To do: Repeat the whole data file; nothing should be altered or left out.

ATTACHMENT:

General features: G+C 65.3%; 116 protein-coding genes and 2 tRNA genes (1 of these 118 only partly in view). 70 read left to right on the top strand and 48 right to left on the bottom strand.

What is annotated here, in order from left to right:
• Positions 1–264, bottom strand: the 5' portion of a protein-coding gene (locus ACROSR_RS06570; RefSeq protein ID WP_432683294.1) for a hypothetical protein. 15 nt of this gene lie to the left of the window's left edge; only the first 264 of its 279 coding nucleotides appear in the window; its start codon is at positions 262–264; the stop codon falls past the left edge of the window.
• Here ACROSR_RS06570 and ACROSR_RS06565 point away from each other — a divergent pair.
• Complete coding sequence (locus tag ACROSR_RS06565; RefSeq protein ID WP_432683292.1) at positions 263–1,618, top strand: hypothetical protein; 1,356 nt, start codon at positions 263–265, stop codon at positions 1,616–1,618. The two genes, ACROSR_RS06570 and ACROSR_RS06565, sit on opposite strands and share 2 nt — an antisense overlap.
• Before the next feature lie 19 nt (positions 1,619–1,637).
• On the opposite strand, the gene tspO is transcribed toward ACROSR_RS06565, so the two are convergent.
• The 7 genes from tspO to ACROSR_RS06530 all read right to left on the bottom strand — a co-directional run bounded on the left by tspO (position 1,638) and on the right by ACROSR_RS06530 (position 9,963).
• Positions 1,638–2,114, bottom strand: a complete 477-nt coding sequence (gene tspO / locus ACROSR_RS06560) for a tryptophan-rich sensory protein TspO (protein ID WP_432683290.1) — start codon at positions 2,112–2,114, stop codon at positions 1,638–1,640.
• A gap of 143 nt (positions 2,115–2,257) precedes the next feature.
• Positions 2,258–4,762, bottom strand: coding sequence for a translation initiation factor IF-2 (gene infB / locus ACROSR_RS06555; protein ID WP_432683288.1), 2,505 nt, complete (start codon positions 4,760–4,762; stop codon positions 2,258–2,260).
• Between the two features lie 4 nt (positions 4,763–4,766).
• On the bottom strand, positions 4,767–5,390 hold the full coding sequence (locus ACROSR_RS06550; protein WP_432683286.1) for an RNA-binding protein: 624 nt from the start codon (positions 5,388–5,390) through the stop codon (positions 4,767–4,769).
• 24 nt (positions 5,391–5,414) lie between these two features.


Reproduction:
General features: G+C 65.3%; 116 protein-coding genes and 2 tRNA genes (1 of these 118 only partly in view). 70 read left to right on the top strand and 48 right to left on the bottom strand.

What is annotated here, in order from left to right:
• Positions 1–264, bottom strand: the 5' portion of a protein-coding gene (locus ACROSR_RS06570; RefSeq protein ID WP_432683294.1) for a hypothetical protein. 15 nt of this gene lie to the left of the window's left edge; only the first 264 of its 279 coding nucleotides appear in the window; its start codon is at positions 262–264; the stop codon falls past the left edge of the window.
• Here ACROSR_RS06570 and ACROSR_RS06565 point away from each other — a divergent pair.
• Complete coding sequence (locus tag ACROSR_RS06565; RefSeq protein ID WP_432683292.1) at positions 263–1,618, top strand: hypothetical protein; 1,356 nt, start codon at positions 263–265, stop codon at positions 1,616–1,618. The two genes, ACROSR_RS06570 and ACROSR_RS06565, sit on opposite strands and share 2 nt — an antisense overlap.
• Before the next feature lie 19 nt (positions 1,619–1,637).
• On the opposite strand, the gene tspO is transcribed toward ACROSR_RS06565, so the two are convergent.
• The 7 genes from tspO to ACROSR_RS06530 all read right to left on the bottom strand — a co-directional run bounded on the left by tspO (position 1,638) and on the right by ACROSR_RS06530 (position 9,963).
• Positions 1,638–2,114, bottom strand: a complete 477-nt coding sequence (gene tspO / locus ACROSR_RS06560) for a tryptophan-rich sensory protein TspO (protein ID WP_432683290.1) — start codon at positions 2,112–2,114, stop codon at positions 1,638–1,640.
• A gap of 143 nt (positions 2,115–2,257) precedes the next feature.
• Positions 2,258–4,762, bottom strand: coding sequence for a translation initiation factor IF-2 (gene infB / locus ACROSR_RS06555; protein ID WP_432683288.1), 2,505 nt, complete (start codon positions 4,760–4,762; stop codon positions 2,258–2,260).
• Between the two features lie 4 nt (positions 4,763–4,766).
• On the bottom strand, positions 4,767–5,390 hold the full coding sequence (locus ACROSR_RS06550; protein WP_432683286.1) for an RNA-binding protein: 624 nt from the start codon (positions 5,388–5,390) through the stop codon (positions 4,767–4,769).
• 24 nt (positions 5,391–5,414) lie between these two features.